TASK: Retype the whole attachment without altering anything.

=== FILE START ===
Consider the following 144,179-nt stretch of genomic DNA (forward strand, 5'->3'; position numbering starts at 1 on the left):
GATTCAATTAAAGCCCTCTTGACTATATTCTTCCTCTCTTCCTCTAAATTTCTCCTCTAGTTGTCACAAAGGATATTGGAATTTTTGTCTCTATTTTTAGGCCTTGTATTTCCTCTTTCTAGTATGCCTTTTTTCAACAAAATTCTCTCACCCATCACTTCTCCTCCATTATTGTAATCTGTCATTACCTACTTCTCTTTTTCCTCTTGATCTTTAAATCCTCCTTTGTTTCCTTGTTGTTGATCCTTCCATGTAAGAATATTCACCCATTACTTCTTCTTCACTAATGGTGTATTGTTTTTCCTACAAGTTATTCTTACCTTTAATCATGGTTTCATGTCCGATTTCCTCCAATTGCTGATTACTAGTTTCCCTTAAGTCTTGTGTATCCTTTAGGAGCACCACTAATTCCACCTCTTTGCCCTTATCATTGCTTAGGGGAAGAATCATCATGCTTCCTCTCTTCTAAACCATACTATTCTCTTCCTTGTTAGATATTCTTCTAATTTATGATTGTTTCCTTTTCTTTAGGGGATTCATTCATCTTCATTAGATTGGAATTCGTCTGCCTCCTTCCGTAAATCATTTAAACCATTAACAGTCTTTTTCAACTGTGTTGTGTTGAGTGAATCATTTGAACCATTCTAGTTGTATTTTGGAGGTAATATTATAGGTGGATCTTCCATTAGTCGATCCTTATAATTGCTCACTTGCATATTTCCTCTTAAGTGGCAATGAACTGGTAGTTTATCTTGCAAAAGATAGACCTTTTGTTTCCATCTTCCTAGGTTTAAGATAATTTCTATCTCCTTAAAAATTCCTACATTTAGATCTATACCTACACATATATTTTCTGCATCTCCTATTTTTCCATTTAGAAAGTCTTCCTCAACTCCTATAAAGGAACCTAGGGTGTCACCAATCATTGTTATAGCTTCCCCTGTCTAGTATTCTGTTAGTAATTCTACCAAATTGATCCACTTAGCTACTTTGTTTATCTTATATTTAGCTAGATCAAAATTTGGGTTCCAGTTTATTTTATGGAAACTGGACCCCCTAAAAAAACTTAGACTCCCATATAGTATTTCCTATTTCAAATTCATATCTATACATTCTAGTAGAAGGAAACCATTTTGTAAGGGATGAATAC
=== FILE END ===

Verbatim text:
Consider the following 144,179-nt stretch of genomic DNA (forward strand, 5'->3'; position numbering starts at 1 on the left):
GATTCAATTAAAGCCCTCTTGACTATATTCTTCCTCTCTTCCTCTAAATTTCTCCTCTAGTTGTCACAAAGGATATTGGAATTTTTGTCTCTATTTTTAGGCCTTGTATTTCCTCTTTCTAGTATGCCTTTTTTCAACAAAATTCTCTCACCCATCACTTCTCCTCCATTATTGTAATCTGTCATTACCTACTTCTCTTTTTCCTCTTGATCTTTAAATCCTCCTTTGTTTCCTTGTTGTTGATCCTTCCATGTAAGAATATTCACCCATTACTTCTTCTTCACTAATGGTGTATTGTTTTTCCTACAAGTTATTCTTACCTTTAATCATGGTTTCATGTCCGATTTCCTCCAATTGCTGATTACTAGTTTCCCTTAAGTCTTGTGTATCCTTTAGGAGCACCACTAATTCCACCTCTTTGCCCTTATCATTGCTTAGGGGAAGAATCATCATGCTTCCTCTCTTCTAAACCATACTATTCTCTTCCTTGTTAGATATTCTTCTAATTTATGATTGTTTCCTTTTCTTTAGGGGATTCATTCATCTTCATTAGATTGGAATTCGTCTGCCTCCTTCCGTAAATCATTTAAACCATTAACAGTCTTTTTCAACTGTGTTGTGTTGAGTGAATCATTTGAACCATTCTAGTTGTATTTTGGAGGTAATATTATAGGTGGATCTTCCATTAGTCGATCCTTATAATTGCTCACTTGCATATTTCCTCTTAAGTGGCAATGAACTGGTAGTTTATCTTGCAAAAGATAGACCTTTTGTTTCCATCTTCCTAGGTTTAAGATAATTTCTATCTCCTTAAAAATTCCTACATTTAGATCTATACCTACACATATATTTTCTGCATCTCCTATTTTTCCATTTAGAAAGTCTTCCTCAACTCCTATAAAGGAACCTAGGGTGTCACCAATCATTGTTATAGCTTCCCCTGTCTAGTATTCTGTTAGTAATTCTACCAAATTGATCCACTTAGCTACTTTGTTTATCTTATATTTAGCTAGATCAAAATTTGGGTTCCAGTTTATTTTATGGAAACTGGACCCCCTAAAAAAACTTAGACTCCCATATAGTATTTCCTATTTCAAATTCATATCTATACATTCTAGTAGAAGGAAACCATTTTGTAAGGGATGAATAC